The saving grace, if there is one, is the story-within-a-story of The Blind Assassin. Unfortunately these interludes are few and far between. The majority of the story is about a woman looking back on her life as a high-flying member of Toronto society between the two World Wars. Yawn. Does the world really need another book about a woman chaffing at the social constraints of yesteryear? Have we read Kate Chopin? Yes? Well then you don't need to waste the time on this book.
I should have followed the Nancy Pearl rule of 100 pages for this one, but I have never been one to put a book down.
This is an early contender for "book of the year" status. Many thanks to those who have recommended it to me, I would have missed out on an essentialThis is an early contender for "book of the year" status. Many thanks to those who have recommended it to me, I would have missed out on an essential work of fiction.
It's written in a different style that eschews typical rules of punctuation and paragraphs, yet Blindness remains understandable to the lay reader in a way that the books of Cormac McCarthy do not. This book was incredibly haunting, painting a realistic portrayal of the darkness in the hearts of humanity and showing how quickly the veneer of civilization is stripped away when confronted by a disaster.
When a plague of white blindness descends upon a city, the afflicted are quarantined inside a mental hospital and forced to fend for themselves in their newly-blind state. A gang of blind ruffians quickly takes control of the food supply, forcing the other inhabitants to first turn over all of their valuables and then turn over the incarcerated women. Quarantined alongside these afflicted souls is a woman who can still see, the wife of the ophthalmologist who initially diagnosed the white blindness before subsequently falling prey to it.
They say that in the kingdom of the blind a one-eyed man is king, yet the doctor's wife is subjected again and again to various outrages as she attempts to fight for justice and order within the asylum until finally reaching a breaking point. Finally escaping from her confines, she takes several inmates with her into a world transformed by the sweeping blindness that only she remains immune to.
This was a very gripping story that I could not put down once I started. Good literature is few and far between, but I am exceedingly glad that I was directed to this masterpiece. Even after reading only one of his works, I can state that Saramago was deserving of his Nobel Prize in Literature. I can't wait to see what the rest of his oeuvre has to offer....more
After reading several absolutely fantastic books by Graham Greene, The Power & The Glory, The Quiet American, The Honorary Consul, this book was aAfter reading several absolutely fantastic books by Graham Greene, The Power & The Glory, The Quiet American, The Honorary Consul, this book was a bit of a letdown. I like books about organized crime, I like mysteries, I like whodunits- but I didn't love this book.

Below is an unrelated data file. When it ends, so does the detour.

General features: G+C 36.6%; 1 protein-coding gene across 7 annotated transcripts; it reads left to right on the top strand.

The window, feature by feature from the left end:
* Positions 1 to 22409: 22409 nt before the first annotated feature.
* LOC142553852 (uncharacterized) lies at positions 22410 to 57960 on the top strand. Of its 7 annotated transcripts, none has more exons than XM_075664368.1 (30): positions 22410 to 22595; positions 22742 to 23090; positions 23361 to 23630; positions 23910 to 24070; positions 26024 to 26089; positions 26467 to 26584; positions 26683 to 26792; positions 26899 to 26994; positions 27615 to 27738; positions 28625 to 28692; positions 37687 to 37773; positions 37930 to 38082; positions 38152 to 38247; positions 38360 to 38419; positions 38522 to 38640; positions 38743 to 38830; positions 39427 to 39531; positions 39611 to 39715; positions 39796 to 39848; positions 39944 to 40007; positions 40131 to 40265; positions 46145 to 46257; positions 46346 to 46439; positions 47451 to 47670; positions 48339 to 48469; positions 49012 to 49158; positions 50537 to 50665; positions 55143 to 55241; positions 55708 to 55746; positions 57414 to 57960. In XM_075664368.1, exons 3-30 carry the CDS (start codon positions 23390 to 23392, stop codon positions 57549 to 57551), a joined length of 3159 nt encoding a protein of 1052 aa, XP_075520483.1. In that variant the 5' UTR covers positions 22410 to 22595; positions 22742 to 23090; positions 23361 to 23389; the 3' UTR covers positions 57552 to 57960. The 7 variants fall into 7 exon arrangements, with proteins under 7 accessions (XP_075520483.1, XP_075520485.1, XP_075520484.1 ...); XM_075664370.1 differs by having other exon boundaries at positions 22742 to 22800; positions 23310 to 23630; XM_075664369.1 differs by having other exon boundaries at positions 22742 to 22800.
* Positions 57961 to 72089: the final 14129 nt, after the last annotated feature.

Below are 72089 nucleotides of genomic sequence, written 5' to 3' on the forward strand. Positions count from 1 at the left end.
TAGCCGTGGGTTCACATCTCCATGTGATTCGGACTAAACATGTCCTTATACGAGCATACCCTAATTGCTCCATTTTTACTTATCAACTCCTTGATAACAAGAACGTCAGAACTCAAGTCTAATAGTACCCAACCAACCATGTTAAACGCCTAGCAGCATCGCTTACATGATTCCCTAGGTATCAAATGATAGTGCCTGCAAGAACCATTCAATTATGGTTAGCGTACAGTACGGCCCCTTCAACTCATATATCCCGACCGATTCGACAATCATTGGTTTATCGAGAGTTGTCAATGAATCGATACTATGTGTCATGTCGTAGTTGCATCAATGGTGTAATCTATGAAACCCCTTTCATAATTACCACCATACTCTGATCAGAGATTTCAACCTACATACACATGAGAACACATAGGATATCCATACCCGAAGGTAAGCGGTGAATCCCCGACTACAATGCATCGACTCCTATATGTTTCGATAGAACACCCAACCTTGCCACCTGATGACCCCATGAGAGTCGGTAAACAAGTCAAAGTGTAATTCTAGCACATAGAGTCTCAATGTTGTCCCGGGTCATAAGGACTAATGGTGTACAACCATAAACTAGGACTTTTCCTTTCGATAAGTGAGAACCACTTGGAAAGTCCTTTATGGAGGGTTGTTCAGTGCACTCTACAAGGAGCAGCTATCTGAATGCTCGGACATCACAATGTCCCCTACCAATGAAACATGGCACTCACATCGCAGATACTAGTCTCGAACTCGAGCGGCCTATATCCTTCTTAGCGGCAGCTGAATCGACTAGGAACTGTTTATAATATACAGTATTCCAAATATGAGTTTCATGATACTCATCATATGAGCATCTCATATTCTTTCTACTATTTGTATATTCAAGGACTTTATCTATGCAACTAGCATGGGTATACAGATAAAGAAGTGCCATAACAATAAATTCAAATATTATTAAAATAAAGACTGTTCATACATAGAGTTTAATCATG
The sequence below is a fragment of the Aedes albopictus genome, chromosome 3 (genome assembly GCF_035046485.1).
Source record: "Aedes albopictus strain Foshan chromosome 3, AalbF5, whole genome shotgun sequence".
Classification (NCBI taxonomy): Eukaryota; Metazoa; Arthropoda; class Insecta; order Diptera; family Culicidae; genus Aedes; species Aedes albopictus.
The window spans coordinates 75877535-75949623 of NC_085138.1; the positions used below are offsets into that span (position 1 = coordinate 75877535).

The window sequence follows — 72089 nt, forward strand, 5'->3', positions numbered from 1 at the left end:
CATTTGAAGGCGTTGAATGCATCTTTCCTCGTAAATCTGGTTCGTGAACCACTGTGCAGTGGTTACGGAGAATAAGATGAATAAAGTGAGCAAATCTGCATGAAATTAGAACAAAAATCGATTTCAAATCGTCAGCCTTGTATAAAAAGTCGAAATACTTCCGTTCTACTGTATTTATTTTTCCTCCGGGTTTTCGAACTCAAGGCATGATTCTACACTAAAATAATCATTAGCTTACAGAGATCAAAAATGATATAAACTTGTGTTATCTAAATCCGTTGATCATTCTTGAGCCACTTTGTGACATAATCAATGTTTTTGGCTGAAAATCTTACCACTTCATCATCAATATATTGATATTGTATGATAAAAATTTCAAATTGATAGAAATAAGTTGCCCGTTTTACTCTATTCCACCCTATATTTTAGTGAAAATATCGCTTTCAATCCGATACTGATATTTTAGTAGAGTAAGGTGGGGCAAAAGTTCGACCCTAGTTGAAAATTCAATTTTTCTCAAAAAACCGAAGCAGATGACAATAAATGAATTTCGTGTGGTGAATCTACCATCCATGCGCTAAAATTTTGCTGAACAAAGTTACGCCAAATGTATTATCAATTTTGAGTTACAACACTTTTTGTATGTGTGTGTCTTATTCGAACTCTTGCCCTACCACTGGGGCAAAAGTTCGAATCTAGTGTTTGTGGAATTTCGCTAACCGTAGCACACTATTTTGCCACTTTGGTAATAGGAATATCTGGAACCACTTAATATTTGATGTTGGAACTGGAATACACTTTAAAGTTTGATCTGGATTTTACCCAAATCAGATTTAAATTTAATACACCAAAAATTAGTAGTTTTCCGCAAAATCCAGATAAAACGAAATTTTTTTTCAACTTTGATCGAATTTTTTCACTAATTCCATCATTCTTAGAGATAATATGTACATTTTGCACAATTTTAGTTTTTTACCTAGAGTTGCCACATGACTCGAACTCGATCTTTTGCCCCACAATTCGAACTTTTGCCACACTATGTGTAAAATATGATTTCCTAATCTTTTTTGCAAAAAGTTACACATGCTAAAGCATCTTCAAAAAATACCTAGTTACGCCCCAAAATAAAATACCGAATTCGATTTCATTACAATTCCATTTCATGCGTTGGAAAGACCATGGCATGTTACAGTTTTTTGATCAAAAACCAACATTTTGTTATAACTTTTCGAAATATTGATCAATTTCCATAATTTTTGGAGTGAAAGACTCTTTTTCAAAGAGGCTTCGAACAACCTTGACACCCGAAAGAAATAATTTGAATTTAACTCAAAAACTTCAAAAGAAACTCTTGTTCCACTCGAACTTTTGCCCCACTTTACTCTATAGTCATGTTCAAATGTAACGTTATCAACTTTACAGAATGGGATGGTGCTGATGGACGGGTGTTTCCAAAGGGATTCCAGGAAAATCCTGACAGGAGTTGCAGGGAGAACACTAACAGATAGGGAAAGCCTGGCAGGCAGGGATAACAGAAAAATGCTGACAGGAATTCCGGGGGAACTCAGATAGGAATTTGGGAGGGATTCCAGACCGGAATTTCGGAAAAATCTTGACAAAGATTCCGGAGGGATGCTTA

I think a lot of this had to do with the ham-fisted way in which Greene went about portraying the characters and their internal conflicts. It was all very melodramatic and smacked of daytime television. The characters were caricatures, all with their own secret pain stitched firmly on their sleeve. By the end of the book I didn't care how the boy killed Hale, I just wanted to be done with it. ...more
Okay, I'm still reading this book and I probably will continue to read it for another few weeks. It is dense. There is just so much packed into each sOkay, I'm still reading this book and I probably will continue to read it for another few weeks. It is dense. There is just so much packed into each sentence that I find myself reading and rereading passages to make sure that I can keep up with all the acronyms and in-world inventions that Wallace keeps introducing. This is easily the most challenging book that I've read in years, which is a good thing. I like a challenge.
I can see why so many hippies have recommended it to me. Like The Illuminatus Trilogy, this book lends itself to the conspiracy-minded and lovers of trivia. It's very easy to see why this read is such a cult classic. Perhaps the best thing that I've taken from this book is an understanding of so many jokes and references that used to fly right over me without a second thought. For example, one of my friends has an Enfield Tennis Academy shirt that she's cherished for years. After reading this book, I finally understand it.
I'll be back with more thoughts on this as I make my way deeper into its labyrinthian bowels....more